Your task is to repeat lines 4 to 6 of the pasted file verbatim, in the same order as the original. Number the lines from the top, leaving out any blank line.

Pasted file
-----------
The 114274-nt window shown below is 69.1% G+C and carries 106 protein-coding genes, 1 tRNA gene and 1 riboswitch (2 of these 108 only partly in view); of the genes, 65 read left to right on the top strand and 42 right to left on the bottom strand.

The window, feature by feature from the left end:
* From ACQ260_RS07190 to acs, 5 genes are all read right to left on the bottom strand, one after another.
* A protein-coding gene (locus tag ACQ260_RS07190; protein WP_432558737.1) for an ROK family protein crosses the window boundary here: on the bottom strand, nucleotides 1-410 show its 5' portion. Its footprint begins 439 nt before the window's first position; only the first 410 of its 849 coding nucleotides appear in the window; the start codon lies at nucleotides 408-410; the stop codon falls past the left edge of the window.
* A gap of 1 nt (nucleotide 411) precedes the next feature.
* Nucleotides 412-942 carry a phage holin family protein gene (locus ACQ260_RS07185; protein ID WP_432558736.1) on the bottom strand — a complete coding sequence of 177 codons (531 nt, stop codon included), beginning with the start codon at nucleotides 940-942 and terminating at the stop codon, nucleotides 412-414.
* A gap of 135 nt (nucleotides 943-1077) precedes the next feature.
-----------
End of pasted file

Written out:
* A protein-coding gene (locus tag ACQ260_RS07190; protein WP_432558737.1) for an ROK family protein crosses the window boundary here: on the bottom strand, nucleotides 1-410 show its 5' portion. Its footprint begins 439 nt before the window's first position; only the first 410 of its 849 coding nucleotides appear in the window; the start codon lies at nucleotides 408-410; the stop codon falls past the left edge of the window.
* A gap of 1 nt (nucleotide 411) precedes the next feature.
* Nucleotides 412-942 carry a phage holin family protein gene (locus ACQ260_RS07185; protein ID WP_432558736.1) on the bottom strand — a complete coding sequence of 177 codons (531 nt, stop codon included), beginning with the start codon at nucleotides 940-942 and terminating at the stop codon, nucleotides 412-414.